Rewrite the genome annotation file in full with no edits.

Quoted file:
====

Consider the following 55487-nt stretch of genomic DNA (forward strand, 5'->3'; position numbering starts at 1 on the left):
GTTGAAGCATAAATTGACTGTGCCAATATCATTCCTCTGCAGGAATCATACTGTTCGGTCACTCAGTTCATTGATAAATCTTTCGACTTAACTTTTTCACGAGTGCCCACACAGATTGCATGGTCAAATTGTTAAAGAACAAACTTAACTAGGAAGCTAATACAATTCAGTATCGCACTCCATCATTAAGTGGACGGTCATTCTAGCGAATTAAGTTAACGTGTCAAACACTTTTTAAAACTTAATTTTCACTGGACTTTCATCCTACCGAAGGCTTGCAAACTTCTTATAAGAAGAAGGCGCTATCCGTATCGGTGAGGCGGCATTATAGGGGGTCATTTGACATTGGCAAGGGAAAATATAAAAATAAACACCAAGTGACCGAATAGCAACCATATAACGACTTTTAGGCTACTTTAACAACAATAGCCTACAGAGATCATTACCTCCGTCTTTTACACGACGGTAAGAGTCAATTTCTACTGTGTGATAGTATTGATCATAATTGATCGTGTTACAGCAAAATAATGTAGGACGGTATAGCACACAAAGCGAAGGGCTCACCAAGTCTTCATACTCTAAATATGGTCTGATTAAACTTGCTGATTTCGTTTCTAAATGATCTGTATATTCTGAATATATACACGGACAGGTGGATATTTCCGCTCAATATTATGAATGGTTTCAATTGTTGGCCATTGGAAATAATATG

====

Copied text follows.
Consider the following 55487-nt stretch of genomic DNA (forward strand, 5'->3'; position numbering starts at 1 on the left):
GTTGAAGCATAAATTGACTGTGCCAATATCATTCCTCTGCAGGAATCATACTGTTCGGTCACTCAGTTCATTGATAAATCTTTCGACTTAACTTTTTCACGAGTGCCCACACAGATTGCATGGTCAAATTGTTAAAGAACAAACTTAACTAGGAAGCTAATACAATTCAGTATCGCACTCCATCATTAAGTGGACGGTCATTCTAGCGAATTAAGTTAACGTGTCAAACACTTTTTAAAACTTAATTTTCACTGGACTTTCATCCTACCGAAGGCTTGCAAACTTCTTATAAGAAGAAGGCGCTATCCGTATCGGTGAGGCGGCATTATAGGGGGTCATTTGACATTGGCAAGGGAAAATATAAAAATAAACACCAAGTGACCGAATAGCAACCATATAACGACTTTTAGGCTACTTTAACAACAATAGCCTACAGAGATCATTACCTCCGTCTTTTACACGACGGTAAGAGTCAATTTCTACTGTGTGATAGTATTGATCATAATTGATCGTGTTACAGCAAAATAATGTAGGACGGTATAGCACACAAAGCGAAGGGCTCACCAAGTCTTCATACTCTAAATATGGTCTGATTAAACTTGCTGATTTCGTTTCTAAATGATCTGTATATTCTGAATATATACACGGACAGGTGGATATTTCCGCTCAATATTATGAATGGTTTCAATTGTTGGCCATTGGAAATAATATG